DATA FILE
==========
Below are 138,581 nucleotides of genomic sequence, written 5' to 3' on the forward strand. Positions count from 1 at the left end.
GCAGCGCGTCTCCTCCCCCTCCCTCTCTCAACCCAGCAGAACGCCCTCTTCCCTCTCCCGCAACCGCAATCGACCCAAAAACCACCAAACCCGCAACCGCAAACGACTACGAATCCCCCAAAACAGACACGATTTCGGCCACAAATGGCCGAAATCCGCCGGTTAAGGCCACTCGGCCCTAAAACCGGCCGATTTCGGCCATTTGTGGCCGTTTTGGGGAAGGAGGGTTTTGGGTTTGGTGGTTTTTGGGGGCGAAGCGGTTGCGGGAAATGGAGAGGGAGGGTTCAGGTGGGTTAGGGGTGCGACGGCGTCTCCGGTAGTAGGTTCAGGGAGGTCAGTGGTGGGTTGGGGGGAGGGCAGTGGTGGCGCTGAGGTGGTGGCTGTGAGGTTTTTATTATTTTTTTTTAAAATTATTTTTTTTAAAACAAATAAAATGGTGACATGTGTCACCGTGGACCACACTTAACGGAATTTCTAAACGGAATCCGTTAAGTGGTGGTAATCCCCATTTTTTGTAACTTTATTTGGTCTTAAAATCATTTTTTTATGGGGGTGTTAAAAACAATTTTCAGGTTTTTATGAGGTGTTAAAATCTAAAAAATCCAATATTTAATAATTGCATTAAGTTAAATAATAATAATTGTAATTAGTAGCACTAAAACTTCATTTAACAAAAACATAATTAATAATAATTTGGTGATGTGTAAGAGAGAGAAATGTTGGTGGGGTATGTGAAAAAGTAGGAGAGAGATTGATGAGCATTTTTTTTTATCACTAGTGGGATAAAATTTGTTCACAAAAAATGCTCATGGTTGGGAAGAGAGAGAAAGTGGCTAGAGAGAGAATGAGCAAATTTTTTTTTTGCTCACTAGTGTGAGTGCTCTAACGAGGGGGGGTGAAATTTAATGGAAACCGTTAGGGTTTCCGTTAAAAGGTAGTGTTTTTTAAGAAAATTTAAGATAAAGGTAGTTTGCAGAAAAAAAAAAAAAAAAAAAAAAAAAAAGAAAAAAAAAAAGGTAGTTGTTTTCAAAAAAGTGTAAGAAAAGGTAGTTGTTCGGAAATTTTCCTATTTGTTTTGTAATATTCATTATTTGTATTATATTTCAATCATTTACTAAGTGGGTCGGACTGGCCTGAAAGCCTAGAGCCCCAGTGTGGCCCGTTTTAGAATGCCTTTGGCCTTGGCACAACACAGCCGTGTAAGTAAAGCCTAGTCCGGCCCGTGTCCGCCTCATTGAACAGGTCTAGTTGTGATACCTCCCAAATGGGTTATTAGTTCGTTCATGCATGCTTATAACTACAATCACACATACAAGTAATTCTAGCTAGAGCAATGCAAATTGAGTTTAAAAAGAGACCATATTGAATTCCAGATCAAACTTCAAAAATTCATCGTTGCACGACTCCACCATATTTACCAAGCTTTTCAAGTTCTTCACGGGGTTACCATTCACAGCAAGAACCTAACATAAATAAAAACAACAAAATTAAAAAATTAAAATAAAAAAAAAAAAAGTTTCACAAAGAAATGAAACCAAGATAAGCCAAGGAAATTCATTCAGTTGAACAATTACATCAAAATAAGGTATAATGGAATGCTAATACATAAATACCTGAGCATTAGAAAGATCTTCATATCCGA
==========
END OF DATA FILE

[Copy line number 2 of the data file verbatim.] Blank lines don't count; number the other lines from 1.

GCAGCGCGTCTCCTCCCCCTCCCTCTCTCAACCCAGCAGAACGCCCTCTTCCCTCTCCCGCAACCGCAATCGACCCAAAAACCACCAAACCCGCAACCGCAAACGACTACGAATCCCCCAAAACAGACACGATTTCGGCCACAAATGGCCGAAATCCGCCGGTTAAGGCCACTCGGCCCTAAAACCGGCCGATTTCGGCCATTTGTGGCCGTTTTGGGGAAGGAGGGTTTTGGGTTTGGTGGTTTTTGGGGGCGAAGCGGTTGCGGGAAATGGAGAGGGAGGGTTCAGGTGGGTTAGGGGTGCGACGGCGTCTCCGGTAGTAGGTTCAGGGAGGTCAGTGGTGGGTTGGGGGGAGGGCAGTGGTGGCGCTGAGGTGGTGGCTGTGAGGTTTTTATTATTTTTTTTTAAAATTATTTTTTTTAAAACAAATAAAATGGTGACATGTGTCACCGTGGACCACACTTAACGGAATTTCTAAACGGAATCCGTTAAGTGGTGGTAATCCCCATTTTTTGTAACTTTATTTGGTCTTAAAATCATTTTTTTATGGGGGTGTTAAAAACAATTTTCAGGTTTTTATGAGGTGTTAAAATCTAAAAAATCCAATATTTAATAATTGCATTAAGTTAAATAATAATAATTGTAATTAGTAGCACTAAAACTTCATTTAACAAAAACATAATTAATAATAATTTGGTGATGTGTAAGAGAGAGAAATGTTGGTGGGGTATGTGAAAAAGTAGGAGAGAGATTGATGAGCATTTTTTTTTATCACTAGTGGGATAAAATTTGTTCACAAAAAATGCTCATGGTTGGGAAGAGAGAGAAAGTGGCTAGAGAGAGAATGAGCAAATTTTTTTTTTGCTCACTAGTGTGAGTGCTCTAACGAGGGGGGGTGAAATTTAATGGAAACCGTTAGGGTTTCCGTTAAAAGGTAGTGTTTTTTAAGAAAATTTAAGATAAAGGTAGTTTGCAGAAAAAAAAAAAAAAAAAAAAAAAAAAAGAAAAAAAAAAAGGTAGTTGTTTTCAAAAAAGTGTAAGAAAAGGTAGTTGTTCGGAAATTTTCCTATTTGTTTTGTAATATTCATTATTTGTATTATATTTCAATCATTTACTAAGTGGGTCGGACTGGCCTGAAAGCCTAGAGCCCCAGTGTGGCCCGTTTTAGAATGCCTTTGGCCTTGGCACAACACAGCCGTGTAAGTAAAGCCTAGTCCGGCCCGTGTCCGCCTCATTGAACAGGTCTAGTTGTGATACCTCCCAAATGGGTTATTAGTTCGTTCATGCATGCTTATAACTACAATCACACATACAAGTAATTCTAGCTAGAGCAATGCAAATTGAGTTTAAAAAGAGACCATATTGAATTCCAGATCAAACTTCAAAAATTCATCGTTGCACGACTCCACCATATTTACCAAGCTTTTCAAGTTCTTCACGGGGTTACCATTCACAGCAAGAACCTAACATAAATAAAAACAACAAAATTAAAAAATTAAAATAAAAAAAAAAAAAGTTTCACAAAGAAATGAAACCAAGATAAGCCAAGGAAATTCATTCAGTTGAACAATTACATCAAAATAAGGTATAATGGAATGCTAATACATAAATACCTGAGCATTAGAAAGATCTTCATATCCGA